Statistical Methods Seminar Description
Overview: Many fields of science are transitioning from null hypothesis significance testing (NHST) to Bayesian data analysis. Bayesian analysis provides rich information about the relative credibilities of all candidate parameter values for any descriptive model of the data, without reference to p values. Bayesian analysis applies flexibly and seamlessly to complex hierarchical models and realistic data structures, including small samples, large samples, unbalanced designs, missing data, censored data, outliers, etc. Bayesian analysis software is flexible and can be used for a wide variety of data-analytic models. This seminar shows you how to do Bayesian data analysis, hands on.
Instructor: Mike Kalish, Ph.D.
Mike Kalish is a Professor of Psychology at Syracuse University. He earned a PhD in Cognitive Science from UC San Diego and has held academic positions in both the US and Australia. His primary research area is the psychology of category learning, which has led him to work on areas of methodology including State-Trace Analysis and Bayesian estimation and model selection. He frequently teaches postgraduate level seminars on Bayesian statistics.
The intended audience is advanced students, faculty, and other researchers, from all disciplines, who want a ground-floor introduction to doing Bayesian data analysis.
No specific mathematical expertise is presumed. In particular, no matrix algebra is used in the seminar. Some previous familiarity with statistical methods such as a t-test or linear regression can be helpful, as is some previous experience with programming in any computer language, but these are not critical.
(Exact content, ordering, and durations may change due to student interests)
- Overview / Preview:
- Bayesian reasoning generally. (See this introductory chapter)
- Robust Bayesian estimation of difference of means. Software: R, JAGS, etc.
- NHST t test: Perfidious p values and the con game of confidence intervals.
- Bayes’ rule, grid approximation, and R. Example: Estimating the bias of a coin.
- Markov Chain Monte Carlo and JAGS. Example: Estimating parameters of a normal distribution.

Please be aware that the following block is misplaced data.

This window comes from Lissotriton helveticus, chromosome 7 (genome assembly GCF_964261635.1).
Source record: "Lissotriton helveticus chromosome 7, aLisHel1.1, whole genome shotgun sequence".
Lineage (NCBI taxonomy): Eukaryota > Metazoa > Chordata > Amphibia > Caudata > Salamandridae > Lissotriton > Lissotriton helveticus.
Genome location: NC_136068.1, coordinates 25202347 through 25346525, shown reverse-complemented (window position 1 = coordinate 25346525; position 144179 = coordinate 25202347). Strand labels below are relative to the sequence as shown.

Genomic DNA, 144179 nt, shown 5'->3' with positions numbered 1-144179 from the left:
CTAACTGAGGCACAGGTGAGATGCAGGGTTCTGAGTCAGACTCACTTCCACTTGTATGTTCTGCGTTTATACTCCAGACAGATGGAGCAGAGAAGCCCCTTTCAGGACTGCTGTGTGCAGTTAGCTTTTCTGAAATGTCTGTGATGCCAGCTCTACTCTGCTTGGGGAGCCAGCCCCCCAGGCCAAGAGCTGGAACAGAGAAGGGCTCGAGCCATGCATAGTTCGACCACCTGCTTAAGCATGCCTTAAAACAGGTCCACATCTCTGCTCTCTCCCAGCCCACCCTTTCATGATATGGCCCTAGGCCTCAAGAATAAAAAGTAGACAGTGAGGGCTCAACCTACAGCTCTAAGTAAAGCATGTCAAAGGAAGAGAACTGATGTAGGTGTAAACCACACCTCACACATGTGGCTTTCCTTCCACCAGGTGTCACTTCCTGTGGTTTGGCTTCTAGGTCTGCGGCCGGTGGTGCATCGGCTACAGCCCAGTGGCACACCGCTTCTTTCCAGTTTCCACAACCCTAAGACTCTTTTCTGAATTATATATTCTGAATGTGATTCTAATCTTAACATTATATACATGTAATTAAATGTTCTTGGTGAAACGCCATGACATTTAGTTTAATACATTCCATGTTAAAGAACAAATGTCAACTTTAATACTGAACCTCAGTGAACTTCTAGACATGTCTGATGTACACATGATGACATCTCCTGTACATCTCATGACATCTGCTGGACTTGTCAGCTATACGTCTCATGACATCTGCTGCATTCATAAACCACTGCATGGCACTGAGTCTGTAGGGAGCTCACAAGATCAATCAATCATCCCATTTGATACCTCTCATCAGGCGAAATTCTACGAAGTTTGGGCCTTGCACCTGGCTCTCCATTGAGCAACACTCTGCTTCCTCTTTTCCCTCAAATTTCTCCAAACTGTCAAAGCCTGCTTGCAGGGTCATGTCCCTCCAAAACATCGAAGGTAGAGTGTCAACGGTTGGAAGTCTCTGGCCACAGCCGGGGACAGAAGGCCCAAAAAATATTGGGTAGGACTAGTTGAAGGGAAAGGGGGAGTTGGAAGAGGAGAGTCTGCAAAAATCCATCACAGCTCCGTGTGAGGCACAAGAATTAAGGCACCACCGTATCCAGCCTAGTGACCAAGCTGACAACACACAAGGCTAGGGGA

- HDI, ROPE, decision rules, and null values.
- Hierarchical models: Example of means at individual and group levels. Shrinkage.
- Examples with beta distributions: therapeutic touch, baseball, meta-analysis of extrasensory perception.
- The generalized linear model.
- Simple linear regression. Exponential regression. Sinusoidal regression, with autoregression component.
- How to modify a program in JAGS & rjags for a different model.
- Robust regression for accommodating outliers, for all the models above and below.
- Multiple linear regression.
- Logistic regression.
- Ordinal regression.
- Hierarchical regression models: Estimating regression parameters at multiple levels simultaneously.
- Hierarchical model for shrinkage of regression coefficients in multiple regression.
- Variable selection in multiple linear regression.
- Model comparison as hierarchical model. The Bayes factor. Doing it in JAGS.
- Two Bayesian ways to assess null values: Estimation vs model comparison.
- Bayesian hierarchical oneway “ANOVA”. Multiple comparisons and shrinkage.
- Example with unequal variances (“heteroscedasticity”).
- Bayesian hierarchical two way “ANOVA” with interaction. Interaction contrasts.
- Split plot design.
- Log-linear models and chi-square test.
- Bayesian generalized linear models in other statistical software packages
- Power: Probability of achieving the goals of research. Applied to Bayesian estimation of two groups.
- Sequential testing.
- The goal of achieving precision, instead of rejecting/accepting a null value.
- How to report a Bayesian analysis.
- Catch-up and individual consultations
Highly recommended textbook:
Doing Bayesian Data Analysis, 2nd Edition: A Tutorial with R, JAGS, and Stan. The book is a genuinely accessible, tutorial introduction to doing Bayesian data analysis. The software used in the seminar accompanies the book, and many topics in the seminar are based on the book. (The seminar uses the 2nd edition, not the 1st edition.) Further information about the book can be found at https://sites.google.com/site/doingbayesiandataanalysis/.
Install software before arriving.
It is important to bring a notebook computer to the seminar, so you can run the programs and see how their output corresponds with the presentation material. Please install the software before arriving at the seminar. The software and programs are occasionally updated, so please check here a week before the seminar to be sure you have the most recent versions.
For complete installation instructions, please go to https://sites.google.com/site/doingbayesiandataanalysis/software-installation
Below are links to seminar files for those who enrolled in the seminar. Please download these files onto your computer before the first day of the seminar. The files are password protected to respect the intellectual property rights of the instructors. By using your login information you agree not to share your login information or the content protected by it.
After May 1st: Click Here to Access Bayesian Data Analysis Seminar Files